As a dietitian, I have discussed the topic of “healthy school lunches” many times, but now being a mom of a first grader, I feel even more qualified to give some advice on this topic. I believe one of the most important things about school lunch is making sure our kids are actually eating it.
Most of us take an “out-of-sight, out-of-mind” approach to school lunch. If we remember to put money in the lunch account or the lunch box was made, our job is done, right?
If the menu reads chicken nuggets, fries, tossed salad, fruit cup and milk we need to be realistic that our children might not have eaten all that. They may have eaten a few bites of nuggets, a few fries and called it a meal. This scenario is not a big deal occasionally, but on a regular basis it could start affecting their growth and development. Not only do our children eat too little at lunch but then they come home from school hungry and eat a few too many snacks and in return are too full to eat the healthy dinner you just prepared. Vicious cycle.
Here are a few tips in figuring out what your child is actually eating. No 1., have a casual conversation. “Hey, how was lunch today?” Did you like the chicken nuggets?” Pay attention to how much is left in their lunch pails when they come home. Keep in mind just because the lunch pail is empty doesn’t mean they didn’t throw half of it in garbage. So, don’t be afraid to ask your children questions if they packed a lunch that day.
What do you do if you discover they are throwing most of their lunch away? It could be as simple as reviewing the school menu in advance with them and packing on the days with menus they don’t care for. I realize this takes extra work and planning but if it helps them feel better by the end of the day, it’s important. Packed lunches don’t have to be Pinterest worthy. Simple can be just as healthy. P&J on whole wheat bread, a few veggies, a fruit or yogurt and you’re done.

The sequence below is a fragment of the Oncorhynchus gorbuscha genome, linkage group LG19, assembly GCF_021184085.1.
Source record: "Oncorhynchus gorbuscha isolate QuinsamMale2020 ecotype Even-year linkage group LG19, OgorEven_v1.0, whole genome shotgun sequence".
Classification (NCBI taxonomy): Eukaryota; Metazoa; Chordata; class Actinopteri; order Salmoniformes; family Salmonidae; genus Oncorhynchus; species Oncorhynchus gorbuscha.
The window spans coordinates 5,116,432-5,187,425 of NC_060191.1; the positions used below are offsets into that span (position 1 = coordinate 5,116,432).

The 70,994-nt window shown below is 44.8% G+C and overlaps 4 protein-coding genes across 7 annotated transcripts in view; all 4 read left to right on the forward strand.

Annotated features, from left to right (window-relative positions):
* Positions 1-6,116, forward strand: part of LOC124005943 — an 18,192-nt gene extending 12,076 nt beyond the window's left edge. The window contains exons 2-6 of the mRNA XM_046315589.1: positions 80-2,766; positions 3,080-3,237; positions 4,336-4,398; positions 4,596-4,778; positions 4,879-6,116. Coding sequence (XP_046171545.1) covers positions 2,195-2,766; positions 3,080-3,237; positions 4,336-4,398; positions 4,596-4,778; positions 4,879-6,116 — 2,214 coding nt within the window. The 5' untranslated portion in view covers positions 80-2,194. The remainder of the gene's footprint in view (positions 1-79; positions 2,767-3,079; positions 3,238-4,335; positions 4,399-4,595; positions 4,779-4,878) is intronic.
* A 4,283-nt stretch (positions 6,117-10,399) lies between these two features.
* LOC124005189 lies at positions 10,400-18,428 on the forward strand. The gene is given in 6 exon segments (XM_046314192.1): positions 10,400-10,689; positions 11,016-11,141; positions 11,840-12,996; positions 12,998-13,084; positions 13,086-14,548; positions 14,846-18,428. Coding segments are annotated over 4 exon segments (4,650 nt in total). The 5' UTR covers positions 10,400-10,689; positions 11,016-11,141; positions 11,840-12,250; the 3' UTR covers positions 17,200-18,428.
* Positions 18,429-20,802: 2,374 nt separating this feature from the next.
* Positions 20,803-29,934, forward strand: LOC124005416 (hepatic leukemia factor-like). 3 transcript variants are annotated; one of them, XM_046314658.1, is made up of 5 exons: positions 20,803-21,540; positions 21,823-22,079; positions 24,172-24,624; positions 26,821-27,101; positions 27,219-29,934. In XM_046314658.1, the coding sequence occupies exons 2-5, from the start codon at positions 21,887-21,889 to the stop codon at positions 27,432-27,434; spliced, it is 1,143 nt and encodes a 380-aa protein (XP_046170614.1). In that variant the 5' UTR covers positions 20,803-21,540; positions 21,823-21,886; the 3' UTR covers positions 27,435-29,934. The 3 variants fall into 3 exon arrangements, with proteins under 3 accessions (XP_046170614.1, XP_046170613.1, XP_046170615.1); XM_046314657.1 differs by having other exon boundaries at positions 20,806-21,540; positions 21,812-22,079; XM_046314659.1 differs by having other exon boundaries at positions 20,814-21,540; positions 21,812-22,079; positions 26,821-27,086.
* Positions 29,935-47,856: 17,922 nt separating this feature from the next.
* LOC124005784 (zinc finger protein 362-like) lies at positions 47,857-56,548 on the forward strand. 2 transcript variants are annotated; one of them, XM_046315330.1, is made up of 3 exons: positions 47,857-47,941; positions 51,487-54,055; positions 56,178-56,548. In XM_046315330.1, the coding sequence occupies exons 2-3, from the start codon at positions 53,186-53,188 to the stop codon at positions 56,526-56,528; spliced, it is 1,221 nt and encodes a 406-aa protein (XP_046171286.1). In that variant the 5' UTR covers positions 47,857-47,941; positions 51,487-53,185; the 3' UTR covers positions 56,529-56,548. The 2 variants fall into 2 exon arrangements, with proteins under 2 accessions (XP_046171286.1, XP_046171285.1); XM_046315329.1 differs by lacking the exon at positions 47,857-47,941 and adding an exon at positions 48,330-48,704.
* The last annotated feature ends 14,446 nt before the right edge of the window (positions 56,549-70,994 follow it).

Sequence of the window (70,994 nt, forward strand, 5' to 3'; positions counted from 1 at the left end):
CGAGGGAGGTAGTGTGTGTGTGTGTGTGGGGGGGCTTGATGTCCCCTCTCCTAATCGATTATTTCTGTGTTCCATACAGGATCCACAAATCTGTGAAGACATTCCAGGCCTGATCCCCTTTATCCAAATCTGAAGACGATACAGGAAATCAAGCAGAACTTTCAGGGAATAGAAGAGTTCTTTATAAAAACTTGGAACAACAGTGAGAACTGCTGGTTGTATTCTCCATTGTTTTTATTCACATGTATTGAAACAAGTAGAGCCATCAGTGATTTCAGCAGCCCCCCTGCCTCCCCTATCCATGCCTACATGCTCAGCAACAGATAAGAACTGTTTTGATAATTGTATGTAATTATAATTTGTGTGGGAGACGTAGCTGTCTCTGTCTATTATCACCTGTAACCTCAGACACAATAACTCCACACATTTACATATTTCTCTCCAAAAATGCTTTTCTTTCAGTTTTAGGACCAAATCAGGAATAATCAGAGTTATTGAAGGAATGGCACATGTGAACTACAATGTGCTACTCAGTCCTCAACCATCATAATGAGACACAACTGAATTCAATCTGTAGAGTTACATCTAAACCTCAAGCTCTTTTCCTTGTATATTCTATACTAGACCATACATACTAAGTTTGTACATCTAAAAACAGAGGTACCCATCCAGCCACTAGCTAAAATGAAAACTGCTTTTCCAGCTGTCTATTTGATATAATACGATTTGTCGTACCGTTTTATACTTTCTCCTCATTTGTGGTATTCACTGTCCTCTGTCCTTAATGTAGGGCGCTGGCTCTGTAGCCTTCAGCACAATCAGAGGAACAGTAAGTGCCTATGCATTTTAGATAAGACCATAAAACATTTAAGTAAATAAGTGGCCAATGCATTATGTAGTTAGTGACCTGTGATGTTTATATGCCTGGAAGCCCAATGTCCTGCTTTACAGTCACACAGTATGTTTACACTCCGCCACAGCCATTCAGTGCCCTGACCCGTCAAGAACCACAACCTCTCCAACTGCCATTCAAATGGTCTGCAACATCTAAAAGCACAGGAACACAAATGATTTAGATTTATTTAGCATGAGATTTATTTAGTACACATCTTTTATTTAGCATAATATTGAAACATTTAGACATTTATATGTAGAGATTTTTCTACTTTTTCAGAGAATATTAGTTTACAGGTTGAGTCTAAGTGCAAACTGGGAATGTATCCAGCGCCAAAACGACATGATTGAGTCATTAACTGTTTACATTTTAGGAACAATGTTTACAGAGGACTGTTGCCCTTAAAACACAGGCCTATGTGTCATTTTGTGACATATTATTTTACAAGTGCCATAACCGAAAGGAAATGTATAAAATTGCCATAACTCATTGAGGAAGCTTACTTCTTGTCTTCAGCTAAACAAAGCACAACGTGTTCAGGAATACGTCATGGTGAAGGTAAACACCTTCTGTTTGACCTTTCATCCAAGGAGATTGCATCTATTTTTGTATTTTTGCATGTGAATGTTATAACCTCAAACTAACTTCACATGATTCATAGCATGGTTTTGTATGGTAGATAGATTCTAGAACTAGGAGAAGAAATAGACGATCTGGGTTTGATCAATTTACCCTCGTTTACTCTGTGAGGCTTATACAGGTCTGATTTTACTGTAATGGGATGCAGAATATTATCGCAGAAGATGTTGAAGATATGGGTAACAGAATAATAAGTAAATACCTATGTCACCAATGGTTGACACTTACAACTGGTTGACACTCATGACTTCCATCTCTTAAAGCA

If you discover your little packer is not eating their sack lunch it might just be a case of “burn out.” Last year, my child randomly stopped eating the apple slices I packed. They were eaten before with no problems. I later discovered he was tired of red apples and preferred the tart green ones. Easy switch.
Don’t forget time can be a factor. Sometimes 20 minutes is all they have to eat lunch. If you are packing a whole sandwich, a bag of chips and carrots and they run out of time to finish their lunch, more than likely the carrots will be left. Consider packing small amounts of each food group to help them out. For example: half a sandwich, small number of chips, few carrots and few grapes. This can help them have time and belly space for a variety of foods.
Lastly, remember a small change can have a big impact. This is true in all areas of our lives even when it comes to a healthy school lunch.
Bethany Amstutz is a dietitian at Mercy Health.